Some old students of the Saint Charles Minor Seminary Senior High School have appealed to Civil Society Organisations and government to help renovate the school’s dormitories that were burnt down two and half years ago.

They said the dormitories, which accommodated about 700 students, were engulfed in fires on different occasions since March 2017 and had since not seen any rehabilitation.

The situation, they complained affected teaching and learning.

They mentioned the affected structures as; a GetFund two-storey dormitory block, the Cardinal Dery House block one and block two, and the old dinning Hall building.

This compelled the school to convert some of the school’s classrooms into temporal dormitories for the students.
Mr Peter Davir Antuonmwin, a Mining Engineer and an old student of the school made the appeal in an interview with the Ghana News Agency on Monday during the school’s Feast Day celebration in Tamale.

Mr Antuonmwin appealed to government to speed up the process of signing a Memorandum of Understanding (MOU), and a partnership agreement between the Catholic Church and the government to facilitate further support to the school.

The Most Reverend Philip Naameh, the Archbishop of Tamale, said the MOU contained modalities that would ensure the effective management of Catholic Schools, where the Church would take care of the school’s administration and steer it’s affairs according to the vision and mission of the Catholic church, and the government’s role would be to absorb the infrastructural needs of the school and the payment of teachers.

He said some parts of the MOU, specified that the Priests, who would be the managers of the school would be appointed by the church in accordance with qualifications based on the educational standards of government and also get paid by government.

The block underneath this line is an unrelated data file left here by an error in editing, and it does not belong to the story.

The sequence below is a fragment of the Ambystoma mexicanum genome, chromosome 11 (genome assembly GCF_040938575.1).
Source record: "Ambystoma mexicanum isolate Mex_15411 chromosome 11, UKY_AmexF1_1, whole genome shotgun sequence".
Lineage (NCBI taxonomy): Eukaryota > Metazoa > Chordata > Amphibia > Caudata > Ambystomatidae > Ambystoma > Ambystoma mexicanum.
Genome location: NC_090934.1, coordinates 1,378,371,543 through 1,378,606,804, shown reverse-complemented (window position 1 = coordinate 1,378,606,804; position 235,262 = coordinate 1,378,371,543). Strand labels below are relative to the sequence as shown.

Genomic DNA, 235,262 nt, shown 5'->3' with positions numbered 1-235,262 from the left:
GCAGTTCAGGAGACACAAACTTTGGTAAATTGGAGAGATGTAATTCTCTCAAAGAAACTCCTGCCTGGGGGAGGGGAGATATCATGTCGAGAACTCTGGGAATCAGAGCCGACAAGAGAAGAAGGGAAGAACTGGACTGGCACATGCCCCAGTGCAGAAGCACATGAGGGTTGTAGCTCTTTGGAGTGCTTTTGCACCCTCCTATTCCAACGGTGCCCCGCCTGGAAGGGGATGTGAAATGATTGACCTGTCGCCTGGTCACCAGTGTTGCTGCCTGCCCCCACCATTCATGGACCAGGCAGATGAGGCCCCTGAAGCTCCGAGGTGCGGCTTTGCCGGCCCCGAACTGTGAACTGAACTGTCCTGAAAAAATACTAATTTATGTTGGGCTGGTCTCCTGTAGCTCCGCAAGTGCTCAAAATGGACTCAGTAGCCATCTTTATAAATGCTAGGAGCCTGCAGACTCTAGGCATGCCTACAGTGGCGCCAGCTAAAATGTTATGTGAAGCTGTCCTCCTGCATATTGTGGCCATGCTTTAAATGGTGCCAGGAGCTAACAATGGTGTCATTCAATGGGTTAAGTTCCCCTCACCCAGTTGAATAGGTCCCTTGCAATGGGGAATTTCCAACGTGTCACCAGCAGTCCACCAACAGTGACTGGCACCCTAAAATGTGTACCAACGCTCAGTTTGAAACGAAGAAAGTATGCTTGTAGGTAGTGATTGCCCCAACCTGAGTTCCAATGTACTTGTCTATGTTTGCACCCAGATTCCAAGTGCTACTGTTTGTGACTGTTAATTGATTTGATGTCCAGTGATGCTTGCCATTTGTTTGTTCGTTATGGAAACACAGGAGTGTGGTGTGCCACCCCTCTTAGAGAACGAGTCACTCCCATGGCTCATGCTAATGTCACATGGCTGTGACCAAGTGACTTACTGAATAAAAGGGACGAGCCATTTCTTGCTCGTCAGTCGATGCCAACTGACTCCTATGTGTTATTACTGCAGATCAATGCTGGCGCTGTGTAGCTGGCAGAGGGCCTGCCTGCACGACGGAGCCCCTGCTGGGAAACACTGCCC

He, however, said the MOU which was drafted and sent for approval by government for about five years now, had not gotten any positive attention, thereby affecting their fund raising capacity as well as the performance and activities of the schools.

Mr Polycarp Kuusokub Beyelle, the Headmaster of the school, expressed concern about the affected structures and said it affected teaching and learning and reduced the intake of fresh students into the school for the 2018-2019 academic years.

He said the main dormitory (a two storey building) that got burnt in 2017 could accommodate about 520 students, but the students were now compelled to sleep in some classrooms, converted into temporal dormitories.

He said government had however given the assurance to provide support to the school to renovate the structures.
In a similar development, a refurbished science laboratory valued at GH¢ 30,000 was commissioned and handed over to the school by the 1999 batch of the Saint Charles Old Boys Association (SCOBA).

The facility is equipped with state of the art fire extinguishing systems and smoke detectors and a 10-litre per hour distiller with the capacity to generate enough distilled water for students’ practical works.

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